New York State Court of Claims

New York State Court of Claims

JAMES v. THE STATE OF NEW YORK, #2003-028-005, Claim No. 105375


Claimant was injured when transformer slid off cart while inmate was attempting to move the transformer. Claim dismissed.

Case Information

Claimant short name:
Footnote (claimant name) :

Footnote (defendant name) :

Third-party claimant(s):

Third-party defendant(s):

Claim number(s):
Motion number(s):

Cross-motion number(s):

Claimant's attorney:
Defendant's attorney:
BY: Michael Friedman, Esq.Assistant Attorney General
Third-party defendant's attorney:

Signature date:
June 13, 2003

Official citation:

Appellate results:

See also (multicaptioned case)

This claim arose on December 23, 1999 when the Claimant, Michael James, sustained injuries to his left shoulder, arm, hand and fingers while attempting to move a transformer at Franklin Correctional Facility (Franklin CF) where he was incarcerated. Claimant alleges that the Defendant created and allowed a dangerous condition to exist and did otherwise fail to provide Claimant with safety equipment as he attempted to move the transformer. This decision addresses only the issue of liability as the trial was bifurcated.

The Claimant was the sole witness to testify on his case-in-chief. On December 23, 1999, Claimant, a painter, was sitting in a room in the "work control" building with two other people when an unknown uniformed correction officer directed him to move a transformer[1]
that was seated on a cart in the hallway. Claimant testified that he protested this assignment, stating "it's not my job, I'm a painter." The correction officer then gave Claimant a direct order to move the transformer. Claimant proceeded to the transformer and "went to the front" of the cart, i.e., the end without the handle. He then placed his hand on top of the transformer to determine how heavy it was and how much pressure would be required to move it and "it slipped over on me." Claimant testified he tried to stop the transformer but the cart slipped out from underneath and the transformer fell forward and hit the left side of his body. Claimant described the cart as about five feet in length and three feet wide having three wheels and a fixed "horseshoe shaped" handle on one end. Claimant stated that there was one wheel located on each side of the cart and the third wheel was centered on the handle end of the cart. Finally, he offered that the bed of the cart was "iron". According to Claimant, the transformer, which had doors on the front, was in the same spot in the work control building for approximately two weeks prior to this incident. On cross-examination, Claimant testified he saw a single inmate, whom he described as being approximately six feet tall and 200 pounds with a "wide build," push the cart and transformer approximately 40 feet from near the doorway to its location on December 23, 1999.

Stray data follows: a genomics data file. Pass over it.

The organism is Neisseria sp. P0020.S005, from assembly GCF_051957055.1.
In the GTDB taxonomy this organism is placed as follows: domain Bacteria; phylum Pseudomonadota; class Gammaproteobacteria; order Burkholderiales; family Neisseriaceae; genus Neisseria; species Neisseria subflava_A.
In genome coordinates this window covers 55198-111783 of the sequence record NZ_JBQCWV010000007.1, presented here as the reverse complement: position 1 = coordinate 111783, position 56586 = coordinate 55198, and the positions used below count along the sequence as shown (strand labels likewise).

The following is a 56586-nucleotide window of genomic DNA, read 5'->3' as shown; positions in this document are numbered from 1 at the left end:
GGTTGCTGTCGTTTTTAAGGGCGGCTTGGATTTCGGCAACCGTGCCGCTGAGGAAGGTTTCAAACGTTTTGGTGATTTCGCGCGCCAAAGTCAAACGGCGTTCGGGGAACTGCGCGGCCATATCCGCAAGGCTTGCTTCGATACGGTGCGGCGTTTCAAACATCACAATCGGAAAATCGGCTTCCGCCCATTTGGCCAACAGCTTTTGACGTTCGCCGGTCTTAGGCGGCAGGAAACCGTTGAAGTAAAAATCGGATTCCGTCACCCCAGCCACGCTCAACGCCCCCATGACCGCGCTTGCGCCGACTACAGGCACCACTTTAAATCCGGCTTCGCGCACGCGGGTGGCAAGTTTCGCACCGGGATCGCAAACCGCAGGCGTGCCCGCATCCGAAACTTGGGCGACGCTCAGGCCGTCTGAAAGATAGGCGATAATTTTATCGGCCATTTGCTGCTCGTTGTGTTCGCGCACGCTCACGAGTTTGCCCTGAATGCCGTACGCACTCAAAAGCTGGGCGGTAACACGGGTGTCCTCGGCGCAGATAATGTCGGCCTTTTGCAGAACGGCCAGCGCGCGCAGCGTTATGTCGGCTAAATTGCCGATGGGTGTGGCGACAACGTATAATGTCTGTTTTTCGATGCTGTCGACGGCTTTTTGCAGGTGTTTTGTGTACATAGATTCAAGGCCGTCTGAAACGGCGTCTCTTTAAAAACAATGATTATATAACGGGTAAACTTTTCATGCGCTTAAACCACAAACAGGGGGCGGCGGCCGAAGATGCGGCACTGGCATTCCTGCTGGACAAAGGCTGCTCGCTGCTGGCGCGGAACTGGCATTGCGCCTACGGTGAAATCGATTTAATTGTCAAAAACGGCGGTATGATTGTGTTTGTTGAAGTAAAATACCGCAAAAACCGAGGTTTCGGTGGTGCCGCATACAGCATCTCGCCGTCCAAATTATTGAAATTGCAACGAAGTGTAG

Claimant, 5'6" and 150 pounds, did not think he could move the cart and transformer himself due to his smaller stature. Yet, he did not ask for any assistance.
In response to the Court's questions, Claimant described the transformer's location upon the cart as being flush with the front of the cart and as extending a little more than half of the cart's length[2]
. It extended one to two inches beyond the cart's width on one side and about five inches on other side. On rebuttal, Claimant testified he was unaware the handle on the cart could be moved.
The Defendant called Tyler White to testify. White has been employed by the Defendant at the Franklin CF for 13 years as a general mechanic where his duties included the maintenance of the mess hall and SHU buildings. White regularly supervised two inmates on his work crew.